I’ve also been reading “Kenichi: the greatest disciple” recently they mentioned a Karate technique called gamaku where you tense up certain muscles in order to look like you are standing on your right leg whilst actually having all your weight on your left. Dancing is all about being unstable but never falling over. Making difficult things look easy and easy things look difficult.

Watching Avatar: The last Airbender reminded me that dancing is all about flow; Moving gracefully from one form to another. Similar to martial arts you need to have a stable center of gravity and when you punch the air flames should come out. But unlike martial arts dancing is all about surplus movements and wasted energy. The more kicks and wiggles you can fit within a dance step the better. So long as you get to the next form on time for the next beat without falling over.

Another inspiration for me is singing. Last week at church I was reminded of this. Siegfried from Kenichi also springs to mind. To sing or dance well you need a good posture. I suppose Dean Martin is a better person to look up to in this regard, he managed to make a living out of singing and dancing.

  • When you bring your feet together you always change the weight to the other foot. The next foot you move is the one with no weight on it. If you intend to move the same foot twice then you only tap the ground or keep your foot in the air entirely.
  • At every beat of the music you should be able to maintain that pose without falling over. You also make a movement between every beat.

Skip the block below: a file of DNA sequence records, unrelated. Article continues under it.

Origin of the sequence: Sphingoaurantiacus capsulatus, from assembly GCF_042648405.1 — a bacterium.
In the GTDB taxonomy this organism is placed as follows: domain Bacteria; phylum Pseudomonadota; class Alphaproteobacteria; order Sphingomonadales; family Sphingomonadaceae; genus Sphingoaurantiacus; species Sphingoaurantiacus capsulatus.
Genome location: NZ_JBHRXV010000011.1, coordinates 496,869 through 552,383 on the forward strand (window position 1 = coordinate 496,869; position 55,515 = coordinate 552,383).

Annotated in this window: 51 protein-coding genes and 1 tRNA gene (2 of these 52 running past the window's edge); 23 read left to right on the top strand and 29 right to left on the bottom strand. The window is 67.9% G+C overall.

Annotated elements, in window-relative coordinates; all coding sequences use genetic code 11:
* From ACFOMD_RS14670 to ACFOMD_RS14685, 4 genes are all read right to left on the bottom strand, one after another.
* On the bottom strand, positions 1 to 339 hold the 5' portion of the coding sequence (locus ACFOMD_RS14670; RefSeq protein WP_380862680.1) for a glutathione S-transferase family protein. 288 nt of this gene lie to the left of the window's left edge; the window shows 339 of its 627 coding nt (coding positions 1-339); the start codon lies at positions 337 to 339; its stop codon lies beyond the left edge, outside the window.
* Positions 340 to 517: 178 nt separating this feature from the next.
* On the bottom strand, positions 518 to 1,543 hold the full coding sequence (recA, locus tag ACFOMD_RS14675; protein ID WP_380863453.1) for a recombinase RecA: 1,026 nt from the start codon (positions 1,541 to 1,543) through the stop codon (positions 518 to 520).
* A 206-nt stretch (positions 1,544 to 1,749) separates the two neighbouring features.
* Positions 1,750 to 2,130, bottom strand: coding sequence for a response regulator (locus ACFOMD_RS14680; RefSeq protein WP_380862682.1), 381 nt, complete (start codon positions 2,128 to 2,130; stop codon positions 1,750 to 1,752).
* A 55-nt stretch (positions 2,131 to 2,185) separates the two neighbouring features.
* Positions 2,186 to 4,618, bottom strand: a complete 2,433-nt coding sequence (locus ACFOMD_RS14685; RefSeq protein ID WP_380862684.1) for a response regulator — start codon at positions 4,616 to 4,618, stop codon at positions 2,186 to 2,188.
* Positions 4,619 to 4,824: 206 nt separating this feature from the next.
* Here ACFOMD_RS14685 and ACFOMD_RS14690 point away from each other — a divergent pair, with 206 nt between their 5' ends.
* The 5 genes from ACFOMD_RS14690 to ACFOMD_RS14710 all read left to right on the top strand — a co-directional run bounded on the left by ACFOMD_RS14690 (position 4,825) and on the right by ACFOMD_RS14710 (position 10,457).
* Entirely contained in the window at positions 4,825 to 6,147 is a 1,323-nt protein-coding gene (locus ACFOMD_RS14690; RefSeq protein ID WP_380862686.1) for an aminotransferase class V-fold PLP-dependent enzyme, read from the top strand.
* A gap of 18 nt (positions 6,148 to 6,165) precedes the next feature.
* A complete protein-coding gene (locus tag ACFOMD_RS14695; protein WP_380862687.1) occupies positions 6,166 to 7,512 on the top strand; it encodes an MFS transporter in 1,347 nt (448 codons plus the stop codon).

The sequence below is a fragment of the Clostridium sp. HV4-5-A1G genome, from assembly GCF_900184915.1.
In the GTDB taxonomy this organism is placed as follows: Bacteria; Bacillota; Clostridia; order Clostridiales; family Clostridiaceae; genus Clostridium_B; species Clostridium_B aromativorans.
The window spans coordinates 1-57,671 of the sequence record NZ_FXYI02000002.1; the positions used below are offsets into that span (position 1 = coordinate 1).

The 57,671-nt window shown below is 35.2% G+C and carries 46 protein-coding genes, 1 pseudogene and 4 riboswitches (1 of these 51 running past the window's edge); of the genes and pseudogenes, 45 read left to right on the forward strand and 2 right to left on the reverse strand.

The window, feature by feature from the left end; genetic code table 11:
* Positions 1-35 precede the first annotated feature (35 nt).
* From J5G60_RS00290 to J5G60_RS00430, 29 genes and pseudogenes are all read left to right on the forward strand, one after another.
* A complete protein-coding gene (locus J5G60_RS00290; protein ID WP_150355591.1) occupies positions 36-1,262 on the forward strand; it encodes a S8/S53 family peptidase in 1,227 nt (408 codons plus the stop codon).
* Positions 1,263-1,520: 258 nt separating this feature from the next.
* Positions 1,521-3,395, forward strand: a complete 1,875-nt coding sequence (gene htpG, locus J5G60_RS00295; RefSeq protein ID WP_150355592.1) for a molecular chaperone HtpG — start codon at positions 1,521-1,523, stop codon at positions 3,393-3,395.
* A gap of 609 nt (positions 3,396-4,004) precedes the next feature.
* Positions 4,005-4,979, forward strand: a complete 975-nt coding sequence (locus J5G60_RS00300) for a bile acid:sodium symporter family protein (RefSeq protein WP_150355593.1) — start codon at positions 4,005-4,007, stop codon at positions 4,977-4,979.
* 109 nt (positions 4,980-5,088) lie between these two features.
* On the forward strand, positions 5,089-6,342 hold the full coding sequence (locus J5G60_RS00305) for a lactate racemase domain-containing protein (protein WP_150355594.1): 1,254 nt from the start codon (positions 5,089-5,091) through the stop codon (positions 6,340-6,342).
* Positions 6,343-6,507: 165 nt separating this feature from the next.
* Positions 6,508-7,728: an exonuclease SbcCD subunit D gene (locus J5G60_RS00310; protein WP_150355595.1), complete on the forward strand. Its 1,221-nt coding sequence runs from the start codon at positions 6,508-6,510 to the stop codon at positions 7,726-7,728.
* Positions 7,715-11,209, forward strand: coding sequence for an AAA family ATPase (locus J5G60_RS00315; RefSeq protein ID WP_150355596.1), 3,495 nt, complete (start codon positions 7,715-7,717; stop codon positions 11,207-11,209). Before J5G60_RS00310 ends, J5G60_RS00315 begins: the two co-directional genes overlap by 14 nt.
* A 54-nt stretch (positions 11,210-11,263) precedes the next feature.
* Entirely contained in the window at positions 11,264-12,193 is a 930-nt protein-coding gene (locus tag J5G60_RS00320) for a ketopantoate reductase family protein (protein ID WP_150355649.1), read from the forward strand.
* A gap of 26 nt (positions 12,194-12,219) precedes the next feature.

• Your only mistake will be thinking that you made a mistake. Always act like you did that on purpose. Politely apologize if you step on somebody or bump into them.
  • Dancing is about freely expressing yourself, everybody has their own style, so copy everybody else’s movements then add your own flair to it.
  • Only when you are dancing really fast is efficiency of movement important, at this time you need to minimize all movements and seep everything small. Otherwise you cannot reach the next form in time and once you lose your timing you will soon lose your balance.
  • Trust your body to know what it is doing. Once you have revised a step in slow motion let the music move your feet, do not watch them. If you stand on somebody then your feet were too far from the ground. Just like a brontosaurus has an extra brain at its hips to control the back half so to your fingers and toes can learn to react by themselves without conscious effort. This is how professional fencers fight, they mentally decide on the strategy to use then let the muscles in their hands and thighs react according to the opponents movements.
  • When dancing with another person you need to be firm but gentle. Always maintain pressure and slightly lean up against eachother. But don’t push or whip the other person around. A subtle increase/absence of pressure should be all you need to guide your partner. If you flop around like a flying spaghetti-fish your partner won’t have any idea what you are doing or where you are.

So, yeah. As time goes by I seem to like dancing more and it seems to be something I’ll always do now. When I’m washing the dishes or trying to get clean in the shower, there is always time to add a little bit of grove.

See also:
How to Dance: The Basics
How to Dance: The Mind
How to Dance: The Heart